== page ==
Career choices

What is your next move? At some point in career it is more lifestyle choice than career one. What you often forget?

Career choices

In the last few months, I had a couple of conversations with people looking for a career change or direction at a different stage of their career. Last week, I participated in few job interviews (as a hiring person, not hired). I had a few thoughts after those meetings, and it might be good to share them here.

#1 - At some point, it is more about lifestyle choice than a career choice

You were looking for a career choice to learn something new, develop a new skill, or change the environment. Earlier in the career, those are the main driver for a change. Later in the job, but nowadays even at its early stage, one of the main factors become a lifestyle choice.

Simple example: This week, I interviewed a person in a mid-career stage. Good job, good company, and all the boxes were ticked. Why was he considering the change of position? His company is looking to get back to the full, on-site office schedule. After over a year of working from home, he is not willing anymore to spend 2hrs+ every day on commute.

A lifestyle choice.

It doesn't have to be about a commute and the office. It might be about your willingness to travel or how much time you spend working vs. not working. It might be your preference on hours (you prefer to work night shifts) or ability to travel. I interviewed someone who looked for a job to allow him to work while riding a motorcycle in Asia.

It might be your willingness to take risks of being without a job for a while for greater freedom or have peace of mind of full-time employment.

It is good to have an answer for yourself what is your preferred lifestyle choice and if what you do and how you do it supports it.

If the answer is not, is it something that suits you at this stage of your life, or if not, what has to be changed to support it?

#2 - There will be a moment of choice of who you want to be for the future. It is a hard one.

If you come as I am from a technical career, a good chance is that you developed it around some part of technical expertise. Then a world change, and you adjust. Take a new skill, learn, re-skill to the new platforms. That's the cycle, we strive to be up-to-date with what is going on in our industry.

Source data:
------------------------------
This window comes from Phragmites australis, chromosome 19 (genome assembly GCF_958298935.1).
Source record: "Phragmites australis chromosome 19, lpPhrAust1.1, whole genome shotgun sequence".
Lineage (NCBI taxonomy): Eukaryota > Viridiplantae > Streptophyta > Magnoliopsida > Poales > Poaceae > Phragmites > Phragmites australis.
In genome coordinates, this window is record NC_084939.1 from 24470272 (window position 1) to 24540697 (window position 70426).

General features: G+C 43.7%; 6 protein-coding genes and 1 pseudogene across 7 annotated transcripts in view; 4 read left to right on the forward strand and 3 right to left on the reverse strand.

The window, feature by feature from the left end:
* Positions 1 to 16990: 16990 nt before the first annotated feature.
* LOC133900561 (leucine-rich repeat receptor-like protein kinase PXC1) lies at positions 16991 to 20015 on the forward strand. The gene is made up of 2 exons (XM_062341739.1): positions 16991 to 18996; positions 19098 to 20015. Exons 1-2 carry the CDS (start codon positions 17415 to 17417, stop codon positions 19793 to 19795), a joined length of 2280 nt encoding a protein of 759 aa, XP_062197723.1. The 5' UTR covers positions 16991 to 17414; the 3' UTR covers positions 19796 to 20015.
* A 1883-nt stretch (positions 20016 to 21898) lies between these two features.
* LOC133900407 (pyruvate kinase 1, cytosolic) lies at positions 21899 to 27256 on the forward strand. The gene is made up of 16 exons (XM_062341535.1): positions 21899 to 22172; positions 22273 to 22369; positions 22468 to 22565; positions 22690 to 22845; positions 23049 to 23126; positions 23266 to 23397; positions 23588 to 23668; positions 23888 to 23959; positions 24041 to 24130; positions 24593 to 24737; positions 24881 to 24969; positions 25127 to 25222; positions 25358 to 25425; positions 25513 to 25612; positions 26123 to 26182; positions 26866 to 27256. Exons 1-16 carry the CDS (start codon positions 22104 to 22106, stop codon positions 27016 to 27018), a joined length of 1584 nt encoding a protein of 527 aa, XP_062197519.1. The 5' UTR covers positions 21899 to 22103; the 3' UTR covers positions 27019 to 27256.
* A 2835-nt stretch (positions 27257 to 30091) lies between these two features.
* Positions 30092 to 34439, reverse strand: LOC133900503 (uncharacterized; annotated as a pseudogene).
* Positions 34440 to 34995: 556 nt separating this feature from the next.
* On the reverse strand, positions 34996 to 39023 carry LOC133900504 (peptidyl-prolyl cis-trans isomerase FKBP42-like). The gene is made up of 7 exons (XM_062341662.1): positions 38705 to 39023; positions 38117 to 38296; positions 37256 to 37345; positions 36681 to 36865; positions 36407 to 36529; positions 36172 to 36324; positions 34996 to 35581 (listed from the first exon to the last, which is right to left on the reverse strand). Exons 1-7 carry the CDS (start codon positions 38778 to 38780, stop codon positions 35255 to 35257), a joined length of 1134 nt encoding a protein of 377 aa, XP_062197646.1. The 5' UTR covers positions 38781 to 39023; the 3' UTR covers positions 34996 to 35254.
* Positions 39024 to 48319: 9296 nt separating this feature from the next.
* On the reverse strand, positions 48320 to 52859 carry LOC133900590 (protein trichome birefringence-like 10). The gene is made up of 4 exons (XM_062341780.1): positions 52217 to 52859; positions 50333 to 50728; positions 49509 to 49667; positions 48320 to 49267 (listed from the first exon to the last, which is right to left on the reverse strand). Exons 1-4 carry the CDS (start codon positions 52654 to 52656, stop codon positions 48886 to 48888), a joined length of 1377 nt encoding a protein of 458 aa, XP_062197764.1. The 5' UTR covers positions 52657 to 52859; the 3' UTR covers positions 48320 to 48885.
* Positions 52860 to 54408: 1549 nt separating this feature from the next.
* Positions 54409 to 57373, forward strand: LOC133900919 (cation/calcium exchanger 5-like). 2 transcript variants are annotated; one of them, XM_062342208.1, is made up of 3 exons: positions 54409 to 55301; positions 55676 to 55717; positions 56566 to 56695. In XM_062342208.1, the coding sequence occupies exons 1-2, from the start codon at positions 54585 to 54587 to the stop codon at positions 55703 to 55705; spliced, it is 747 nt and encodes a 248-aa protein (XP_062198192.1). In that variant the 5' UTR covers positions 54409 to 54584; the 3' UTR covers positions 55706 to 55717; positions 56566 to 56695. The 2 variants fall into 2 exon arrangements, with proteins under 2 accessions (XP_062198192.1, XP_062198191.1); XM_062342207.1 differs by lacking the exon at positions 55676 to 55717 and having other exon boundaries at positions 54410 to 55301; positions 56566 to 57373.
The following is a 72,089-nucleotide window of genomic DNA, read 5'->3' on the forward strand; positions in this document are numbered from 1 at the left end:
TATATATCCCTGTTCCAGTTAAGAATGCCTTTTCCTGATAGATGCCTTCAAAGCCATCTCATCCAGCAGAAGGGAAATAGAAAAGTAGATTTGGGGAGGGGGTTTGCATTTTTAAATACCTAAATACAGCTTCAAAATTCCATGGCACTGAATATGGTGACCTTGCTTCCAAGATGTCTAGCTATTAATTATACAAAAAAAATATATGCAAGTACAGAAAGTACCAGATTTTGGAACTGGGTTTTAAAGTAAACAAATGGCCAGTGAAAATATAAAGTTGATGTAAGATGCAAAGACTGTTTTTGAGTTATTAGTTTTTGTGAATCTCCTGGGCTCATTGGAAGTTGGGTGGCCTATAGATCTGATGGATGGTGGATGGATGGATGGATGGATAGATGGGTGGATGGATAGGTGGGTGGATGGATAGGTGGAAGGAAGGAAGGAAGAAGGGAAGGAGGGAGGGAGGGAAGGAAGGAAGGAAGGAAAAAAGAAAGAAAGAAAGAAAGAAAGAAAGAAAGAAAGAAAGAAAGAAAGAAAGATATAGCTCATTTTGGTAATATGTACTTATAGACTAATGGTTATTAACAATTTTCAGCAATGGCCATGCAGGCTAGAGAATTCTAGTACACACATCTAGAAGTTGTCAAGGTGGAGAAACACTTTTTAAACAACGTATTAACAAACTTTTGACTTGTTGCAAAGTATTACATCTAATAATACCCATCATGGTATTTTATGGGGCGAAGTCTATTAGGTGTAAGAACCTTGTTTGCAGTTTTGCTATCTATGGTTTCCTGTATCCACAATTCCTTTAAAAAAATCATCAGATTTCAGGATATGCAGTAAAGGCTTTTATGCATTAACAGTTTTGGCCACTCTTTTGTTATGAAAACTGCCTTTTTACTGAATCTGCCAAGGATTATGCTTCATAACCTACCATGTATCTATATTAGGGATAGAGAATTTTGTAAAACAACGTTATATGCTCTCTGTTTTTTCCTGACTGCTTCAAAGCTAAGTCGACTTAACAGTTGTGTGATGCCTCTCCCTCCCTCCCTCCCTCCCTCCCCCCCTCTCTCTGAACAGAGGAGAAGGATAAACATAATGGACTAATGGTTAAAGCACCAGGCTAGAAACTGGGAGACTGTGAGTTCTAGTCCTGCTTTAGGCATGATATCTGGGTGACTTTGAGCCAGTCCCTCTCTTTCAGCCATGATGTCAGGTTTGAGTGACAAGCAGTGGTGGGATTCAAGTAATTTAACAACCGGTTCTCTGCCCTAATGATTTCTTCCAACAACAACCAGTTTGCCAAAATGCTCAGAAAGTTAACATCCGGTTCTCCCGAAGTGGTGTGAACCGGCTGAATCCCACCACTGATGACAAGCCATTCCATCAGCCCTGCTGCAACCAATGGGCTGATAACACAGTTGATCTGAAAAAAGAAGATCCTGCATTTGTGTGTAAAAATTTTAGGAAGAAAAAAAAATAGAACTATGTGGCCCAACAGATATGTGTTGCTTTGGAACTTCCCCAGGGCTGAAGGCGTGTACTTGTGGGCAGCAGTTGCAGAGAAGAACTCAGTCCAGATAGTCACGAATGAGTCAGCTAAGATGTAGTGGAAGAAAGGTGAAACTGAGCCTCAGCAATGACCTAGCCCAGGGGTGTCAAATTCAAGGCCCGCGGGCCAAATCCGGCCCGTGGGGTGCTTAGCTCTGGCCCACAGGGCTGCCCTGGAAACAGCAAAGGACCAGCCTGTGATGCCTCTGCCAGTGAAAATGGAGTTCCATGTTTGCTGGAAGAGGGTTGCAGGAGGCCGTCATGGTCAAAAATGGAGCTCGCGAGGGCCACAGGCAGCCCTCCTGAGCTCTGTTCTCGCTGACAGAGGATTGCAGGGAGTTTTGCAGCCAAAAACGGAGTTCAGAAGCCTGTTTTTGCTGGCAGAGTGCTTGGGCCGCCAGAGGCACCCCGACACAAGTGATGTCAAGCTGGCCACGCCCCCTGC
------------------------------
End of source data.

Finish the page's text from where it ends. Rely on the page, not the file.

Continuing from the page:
It isn't unique to our industry; the pace of change seems to be faster (not always is), but the same applies to all industries and careers in it.

There will be a moment where you will face a choice - jump on the next technology change train, re-skill, get new certifications, etc., or maybe answer a question, "What man do I want to be?". Am I still a technology expert, or I'm more business, team, or project manager.

It requires an honest discussion with yourself. The worst situation is if you don't want to be in this place anymore, but you will stick to it because of change-related fear. It is a straight path to burnout in the long term - you will be doing what you do, getting new certifications, and doing more advanced projects, but you will not enjoy it.

It is good once in a while to sit with yourself and ask if it is a place you still want to occupy in the world. What helps is the realization of few things:

  • None of this is permanent or final. You can make a change again or revert it if you don't like it.
  • It is something new, so you don't have to be perfect in whatever you decide to do from day ONE. Give yourself time and set expectations around it.
  • Only expectations you think you have to meet are set by yourself. The world doesn't pay that much attention to it.

From personal experience, I know this choice is hard. I had to make it, and I did it. I'm not that deep technical anymore (but well, I still can lift few heavyweights in technical space), and I don't have a problem with admitting it.

From my observation, a lot of people struggle with their daily reality because they haven't asked themselves and answered those two questions:

  • What is the preferred lifestyle they want to have?
  • Are they in the position they want to be in this moment, or do they stick to what they build over the years?

Having an answer to both helps make decisions around your career and life.

Photo by Jon Tyson on Unsplash